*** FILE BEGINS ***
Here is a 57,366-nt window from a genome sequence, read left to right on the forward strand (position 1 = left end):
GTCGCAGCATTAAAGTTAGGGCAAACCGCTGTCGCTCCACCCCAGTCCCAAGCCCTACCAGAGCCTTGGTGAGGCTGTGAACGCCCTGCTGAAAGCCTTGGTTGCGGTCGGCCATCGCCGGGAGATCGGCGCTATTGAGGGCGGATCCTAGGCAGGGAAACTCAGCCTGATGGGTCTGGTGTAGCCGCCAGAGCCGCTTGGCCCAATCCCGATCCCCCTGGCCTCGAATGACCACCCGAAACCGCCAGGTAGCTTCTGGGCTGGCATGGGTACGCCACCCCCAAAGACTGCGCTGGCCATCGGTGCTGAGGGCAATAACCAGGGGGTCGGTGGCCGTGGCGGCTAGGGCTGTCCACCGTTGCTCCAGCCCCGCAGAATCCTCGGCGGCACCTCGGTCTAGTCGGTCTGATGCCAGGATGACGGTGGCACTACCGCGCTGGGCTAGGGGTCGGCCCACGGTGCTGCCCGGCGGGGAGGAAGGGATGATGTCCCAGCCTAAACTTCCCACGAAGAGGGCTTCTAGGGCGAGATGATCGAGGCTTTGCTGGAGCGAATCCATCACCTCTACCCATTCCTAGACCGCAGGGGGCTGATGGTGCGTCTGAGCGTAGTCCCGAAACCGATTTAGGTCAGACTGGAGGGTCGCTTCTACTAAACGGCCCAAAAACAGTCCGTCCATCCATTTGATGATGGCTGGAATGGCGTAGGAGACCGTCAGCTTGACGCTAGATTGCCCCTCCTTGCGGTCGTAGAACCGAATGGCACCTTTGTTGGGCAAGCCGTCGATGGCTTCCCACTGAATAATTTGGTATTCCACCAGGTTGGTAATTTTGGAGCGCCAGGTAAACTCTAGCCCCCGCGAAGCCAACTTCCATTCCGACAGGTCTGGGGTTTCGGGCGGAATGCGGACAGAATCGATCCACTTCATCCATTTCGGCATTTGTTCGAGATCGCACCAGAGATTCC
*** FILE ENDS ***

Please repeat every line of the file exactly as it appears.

Here is a 57,366-nt window from a genome sequence, read left to right on the forward strand (position 1 = left end):
GTCGCAGCATTAAAGTTAGGGCAAACCGCTGTCGCTCCACCCCAGTCCCAAGCCCTACCAGAGCCTTGGTGAGGCTGTGAACGCCCTGCTGAAAGCCTTGGTTGCGGTCGGCCATCGCCGGGAGATCGGCGCTATTGAGGGCGGATCCTAGGCAGGGAAACTCAGCCTGATGGGTCTGGTGTAGCCGCCAGAGCCGCTTGGCCCAATCCCGATCCCCCTGGCCTCGAATGACCACCCGAAACCGCCAGGTAGCTTCTGGGCTGGCATGGGTACGCCACCCCCAAAGACTGCGCTGGCCATCGGTGCTGAGGGCAATAACCAGGGGGTCGGTGGCCGTGGCGGCTAGGGCTGTCCACCGTTGCTCCAGCCCCGCAGAATCCTCGGCGGCACCTCGGTCTAGTCGGTCTGATGCCAGGATGACGGTGGCACTACCGCGCTGGGCTAGGGGTCGGCCCACGGTGCTGCCCGGCGGGGAGGAAGGGATGATGTCCCAGCCTAAACTTCCCACGAAGAGGGCTTCTAGGGCGAGATGATCGAGGCTTTGCTGGAGCGAATCCATCACCTCTACCCATTCCTAGACCGCAGGGGGCTGATGGTGCGTCTGAGCGTAGTCCCGAAACCGATTTAGGTCAGACTGGAGGGTCGCTTCTACTAAACGGCCCAAAAACAGTCCGTCCATCCATTTGATGATGGCTGGAATGGCGTAGGAGACCGTCAGCTTGACGCTAGATTGCCCCTCCTTGCGGTCGTAGAACCGAATGGCACCTTTGTTGGGCAAGCCGTCGATGGCTTCCCACTGAATAATTTGGTATTCCACCAGGTTGGTAATTTTGGAGCGCCAGGTAAACTCTAGCCCCCGCGAAGCCAACTTCCATTCCGACAGGTCTGGGGTTTCGGGCGGAATGCGGACAGAATCGATCCACTTCATCCATTTCGGCATTTGTTCGAGATCGCACCAGAGATTCC